To write is to be alone, in your head, forever and ever, until the end of time, and there is nothing you can do about it. That’s what nearly every memoir of the craft says, and from what I’m experiencing, I agree. Like many young a thing that uses the Internet to connect to others, I too have heard of the critique partner, the beta reader, the Team You of wordsmanship. Unfortunately, what nobody tells you is that having one is a lucky occurrence, not a given.
I started writing when I was 10 years old. My audience were my mother and my grandparents, and my cousin, who I strong-armed into writing a story with me. I had no idea that beta readers were a thing, let alone that I would be looking for one so desperately years later. (In my defense, I was 10. I thought growing up would take forever.)
When I joined online message boards, when I set out to turning my occasional scribbles into something I would be proud to show a professional, I did find a group of people to swap manuscripts with. In those halcyon days, words flowed freely and ideas did too, the forums were respectful and creative, and we thought it would last until the end of time.
It did not. The group dissipated, and, try as I might, I could not find the “right fit” for myself afterward. I spent a lot of time, nursing bitter disappointment and wondering why the world conspired against me. Then I realized what a privileged brat I was being, and called a ceasefire.
The novel I’m editing now was first written in 2011. We are well into 2015 now. In the interim, I moved 5 or 6 times, went to a whole different country, worked, finished a Bachelor’s, got a Master’s, started a PhD, broke my own heart, and dealt with a lotta personal problems that have no place being written about here. All throughout, I wrote, in bits and bursts, pulling fragments out of the ground and occasionally arranging them into a coherent picture. The day when I finished a whole re-write, and whole draft, was the happiest I’d been in a long time, but it would not be for another year that I went back to the story again, and knuckled down on the revisions.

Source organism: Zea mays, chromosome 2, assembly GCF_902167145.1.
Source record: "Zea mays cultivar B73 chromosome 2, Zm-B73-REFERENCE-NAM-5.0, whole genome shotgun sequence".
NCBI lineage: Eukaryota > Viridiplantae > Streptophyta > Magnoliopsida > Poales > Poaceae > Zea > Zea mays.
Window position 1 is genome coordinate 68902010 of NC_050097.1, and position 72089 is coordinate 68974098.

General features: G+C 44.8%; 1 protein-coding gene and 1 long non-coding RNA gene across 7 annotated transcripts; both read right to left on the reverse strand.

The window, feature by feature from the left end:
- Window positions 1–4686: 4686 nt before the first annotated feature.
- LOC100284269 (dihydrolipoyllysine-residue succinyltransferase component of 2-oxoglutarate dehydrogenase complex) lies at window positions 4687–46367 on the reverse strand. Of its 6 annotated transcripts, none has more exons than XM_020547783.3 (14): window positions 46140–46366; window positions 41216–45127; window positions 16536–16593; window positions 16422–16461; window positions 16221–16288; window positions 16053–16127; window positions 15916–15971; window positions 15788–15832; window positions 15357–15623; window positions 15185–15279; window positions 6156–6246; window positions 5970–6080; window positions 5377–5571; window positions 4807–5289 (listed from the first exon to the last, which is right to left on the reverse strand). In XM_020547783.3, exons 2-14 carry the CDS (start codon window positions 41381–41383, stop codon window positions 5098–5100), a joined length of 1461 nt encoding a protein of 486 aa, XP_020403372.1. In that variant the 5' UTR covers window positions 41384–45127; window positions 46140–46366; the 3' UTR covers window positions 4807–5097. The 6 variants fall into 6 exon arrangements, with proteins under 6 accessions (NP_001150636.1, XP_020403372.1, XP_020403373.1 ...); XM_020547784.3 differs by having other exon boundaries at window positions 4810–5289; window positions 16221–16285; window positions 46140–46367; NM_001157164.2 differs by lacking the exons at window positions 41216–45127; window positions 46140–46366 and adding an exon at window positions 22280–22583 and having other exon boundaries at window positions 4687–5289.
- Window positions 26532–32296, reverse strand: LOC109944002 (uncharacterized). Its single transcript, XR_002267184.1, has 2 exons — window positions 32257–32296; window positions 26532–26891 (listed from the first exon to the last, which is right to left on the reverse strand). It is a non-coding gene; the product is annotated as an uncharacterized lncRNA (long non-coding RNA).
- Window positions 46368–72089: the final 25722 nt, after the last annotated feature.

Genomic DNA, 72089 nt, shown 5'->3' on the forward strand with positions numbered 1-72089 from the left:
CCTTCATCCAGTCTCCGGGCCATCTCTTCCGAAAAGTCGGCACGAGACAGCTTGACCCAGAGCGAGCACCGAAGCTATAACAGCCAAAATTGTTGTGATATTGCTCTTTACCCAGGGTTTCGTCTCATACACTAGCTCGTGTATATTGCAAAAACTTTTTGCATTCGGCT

Do you know what also happened to my groups, my connections, all these people I was friends with and who were as excited as I was about the story? They went on to do their own thing, of course. Just like I did. Life doesn’t stop for a story, even though it feels that way sometimes.
Is it hard to write without a beta/critique partner? Oh, yes. It was especially hard for me, because I had grown used to having people to turn to at any moment, be it to complain (all too often) when something didn’t go well, or to share the (precious few) moments of triumph. Sometimes, I thought I would never make it. (It’s a surprisingly hard habit to break, even now.)
But it isn’t impossible. Having beta/critique partner is like living with someone – they’re good company, and you may think it’s too quiet without them sometimes, but at the end of the day, they’re not the ones doing the work.
So I crank up Joni Mitchell, turn on Freedom, and go back to the manuscript.
After all, at the end of the day, this is the best thing you can do.